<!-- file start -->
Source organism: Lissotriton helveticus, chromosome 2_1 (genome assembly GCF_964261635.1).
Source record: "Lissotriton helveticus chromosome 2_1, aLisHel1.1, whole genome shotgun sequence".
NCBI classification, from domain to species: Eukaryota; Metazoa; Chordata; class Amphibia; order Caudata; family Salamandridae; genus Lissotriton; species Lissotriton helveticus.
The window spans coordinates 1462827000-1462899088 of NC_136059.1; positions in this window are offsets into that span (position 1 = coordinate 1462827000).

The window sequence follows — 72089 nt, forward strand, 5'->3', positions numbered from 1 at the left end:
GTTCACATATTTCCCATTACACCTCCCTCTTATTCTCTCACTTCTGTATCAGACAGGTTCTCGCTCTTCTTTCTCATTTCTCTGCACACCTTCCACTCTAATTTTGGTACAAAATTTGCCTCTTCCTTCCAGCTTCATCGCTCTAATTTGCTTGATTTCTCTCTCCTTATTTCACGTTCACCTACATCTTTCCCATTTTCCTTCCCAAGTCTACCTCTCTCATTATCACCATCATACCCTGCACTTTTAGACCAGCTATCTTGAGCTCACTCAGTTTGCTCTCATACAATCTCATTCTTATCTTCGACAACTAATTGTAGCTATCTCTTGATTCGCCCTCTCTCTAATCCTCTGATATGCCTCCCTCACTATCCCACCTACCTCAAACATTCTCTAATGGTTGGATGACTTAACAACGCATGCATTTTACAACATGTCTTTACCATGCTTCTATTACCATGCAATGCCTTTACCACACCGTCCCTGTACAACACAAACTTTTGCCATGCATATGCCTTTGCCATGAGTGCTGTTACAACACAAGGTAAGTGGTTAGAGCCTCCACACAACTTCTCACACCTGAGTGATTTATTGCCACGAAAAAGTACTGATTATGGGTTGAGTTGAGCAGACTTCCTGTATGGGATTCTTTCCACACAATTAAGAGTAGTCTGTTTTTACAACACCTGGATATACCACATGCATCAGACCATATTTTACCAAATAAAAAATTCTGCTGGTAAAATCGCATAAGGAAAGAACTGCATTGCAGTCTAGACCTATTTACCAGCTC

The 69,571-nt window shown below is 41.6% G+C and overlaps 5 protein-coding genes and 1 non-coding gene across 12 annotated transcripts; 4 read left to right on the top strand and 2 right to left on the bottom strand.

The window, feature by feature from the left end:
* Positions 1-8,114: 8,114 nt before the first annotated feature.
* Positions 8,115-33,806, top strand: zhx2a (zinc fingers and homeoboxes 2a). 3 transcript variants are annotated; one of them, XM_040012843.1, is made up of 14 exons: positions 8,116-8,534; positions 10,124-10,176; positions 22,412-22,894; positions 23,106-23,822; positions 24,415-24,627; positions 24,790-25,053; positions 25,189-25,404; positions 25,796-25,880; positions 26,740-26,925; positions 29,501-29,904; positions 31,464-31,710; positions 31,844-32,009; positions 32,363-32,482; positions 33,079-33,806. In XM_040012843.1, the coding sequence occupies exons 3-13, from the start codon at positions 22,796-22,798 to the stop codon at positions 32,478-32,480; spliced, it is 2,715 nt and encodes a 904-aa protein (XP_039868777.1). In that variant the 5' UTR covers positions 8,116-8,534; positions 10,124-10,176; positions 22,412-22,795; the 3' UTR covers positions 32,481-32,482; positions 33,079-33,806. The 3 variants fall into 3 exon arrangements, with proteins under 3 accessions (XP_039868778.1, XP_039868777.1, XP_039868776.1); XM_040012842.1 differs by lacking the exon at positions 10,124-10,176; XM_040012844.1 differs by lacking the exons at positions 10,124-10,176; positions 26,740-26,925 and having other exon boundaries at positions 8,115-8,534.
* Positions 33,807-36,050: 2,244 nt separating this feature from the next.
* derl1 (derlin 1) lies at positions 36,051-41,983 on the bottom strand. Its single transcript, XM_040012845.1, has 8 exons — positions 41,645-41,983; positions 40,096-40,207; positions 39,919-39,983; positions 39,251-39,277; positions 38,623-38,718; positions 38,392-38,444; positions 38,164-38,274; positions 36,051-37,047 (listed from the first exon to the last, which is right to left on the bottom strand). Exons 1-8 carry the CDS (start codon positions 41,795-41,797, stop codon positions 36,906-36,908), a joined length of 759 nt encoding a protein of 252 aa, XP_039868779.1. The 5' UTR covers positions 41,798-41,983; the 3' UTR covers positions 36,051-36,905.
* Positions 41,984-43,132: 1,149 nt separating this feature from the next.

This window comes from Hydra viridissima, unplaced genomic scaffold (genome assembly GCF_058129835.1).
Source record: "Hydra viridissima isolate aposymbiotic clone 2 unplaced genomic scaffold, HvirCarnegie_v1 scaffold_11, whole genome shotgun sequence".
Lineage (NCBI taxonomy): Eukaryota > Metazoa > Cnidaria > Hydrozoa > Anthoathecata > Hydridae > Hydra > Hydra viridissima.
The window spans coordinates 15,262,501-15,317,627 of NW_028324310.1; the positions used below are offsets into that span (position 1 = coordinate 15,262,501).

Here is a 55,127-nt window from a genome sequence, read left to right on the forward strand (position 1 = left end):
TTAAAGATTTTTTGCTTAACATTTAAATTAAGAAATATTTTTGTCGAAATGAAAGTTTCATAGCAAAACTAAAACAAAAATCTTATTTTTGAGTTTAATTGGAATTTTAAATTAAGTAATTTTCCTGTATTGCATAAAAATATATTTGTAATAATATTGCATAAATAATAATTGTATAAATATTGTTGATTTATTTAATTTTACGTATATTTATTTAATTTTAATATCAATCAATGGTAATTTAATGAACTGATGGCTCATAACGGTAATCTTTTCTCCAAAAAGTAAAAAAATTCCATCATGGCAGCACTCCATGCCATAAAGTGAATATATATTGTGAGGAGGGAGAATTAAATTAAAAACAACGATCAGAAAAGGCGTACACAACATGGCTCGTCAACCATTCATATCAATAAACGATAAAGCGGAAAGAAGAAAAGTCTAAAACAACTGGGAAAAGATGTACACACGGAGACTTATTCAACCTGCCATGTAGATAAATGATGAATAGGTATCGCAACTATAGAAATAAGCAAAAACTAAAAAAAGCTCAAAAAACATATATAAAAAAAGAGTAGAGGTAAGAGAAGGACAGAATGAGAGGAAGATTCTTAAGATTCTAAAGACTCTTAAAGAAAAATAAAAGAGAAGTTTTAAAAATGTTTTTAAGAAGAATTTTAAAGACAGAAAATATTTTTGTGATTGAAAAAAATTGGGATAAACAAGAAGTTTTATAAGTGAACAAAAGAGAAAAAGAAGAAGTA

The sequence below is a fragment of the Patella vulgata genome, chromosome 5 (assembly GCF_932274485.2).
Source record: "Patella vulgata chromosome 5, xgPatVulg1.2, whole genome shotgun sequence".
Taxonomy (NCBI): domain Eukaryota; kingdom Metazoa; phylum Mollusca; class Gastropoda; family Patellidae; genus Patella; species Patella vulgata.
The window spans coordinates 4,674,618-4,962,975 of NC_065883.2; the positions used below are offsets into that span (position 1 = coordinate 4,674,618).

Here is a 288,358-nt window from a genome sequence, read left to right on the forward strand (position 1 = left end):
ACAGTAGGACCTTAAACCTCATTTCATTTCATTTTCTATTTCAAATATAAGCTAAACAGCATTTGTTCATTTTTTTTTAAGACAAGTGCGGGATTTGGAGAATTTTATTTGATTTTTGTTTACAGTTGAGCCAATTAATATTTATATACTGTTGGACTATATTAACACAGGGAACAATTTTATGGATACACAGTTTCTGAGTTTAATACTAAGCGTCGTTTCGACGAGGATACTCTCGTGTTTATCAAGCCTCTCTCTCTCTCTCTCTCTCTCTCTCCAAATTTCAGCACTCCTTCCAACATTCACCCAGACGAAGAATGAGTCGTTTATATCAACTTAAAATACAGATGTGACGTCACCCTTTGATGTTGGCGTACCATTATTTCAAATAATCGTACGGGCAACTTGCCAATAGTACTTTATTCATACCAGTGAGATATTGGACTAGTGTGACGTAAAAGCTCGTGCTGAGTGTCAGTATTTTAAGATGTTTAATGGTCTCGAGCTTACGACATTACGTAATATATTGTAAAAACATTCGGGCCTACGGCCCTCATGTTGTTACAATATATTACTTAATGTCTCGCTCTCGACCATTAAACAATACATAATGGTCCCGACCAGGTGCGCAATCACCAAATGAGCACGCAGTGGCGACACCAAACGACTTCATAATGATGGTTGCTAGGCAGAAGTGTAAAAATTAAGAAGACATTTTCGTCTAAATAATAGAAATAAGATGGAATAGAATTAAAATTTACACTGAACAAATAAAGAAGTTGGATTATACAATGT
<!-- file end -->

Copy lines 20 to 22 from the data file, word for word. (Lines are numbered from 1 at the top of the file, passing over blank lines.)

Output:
The sequence below is a fragment of the Patella vulgata genome, chromosome 5 (assembly GCF_932274485.2).
Source record: "Patella vulgata chromosome 5, xgPatVulg1.2, whole genome shotgun sequence".
Taxonomy (NCBI): domain Eukaryota; kingdom Metazoa; phylum Mollusca; class Gastropoda; family Patellidae; genus Patella; species Patella vulgata.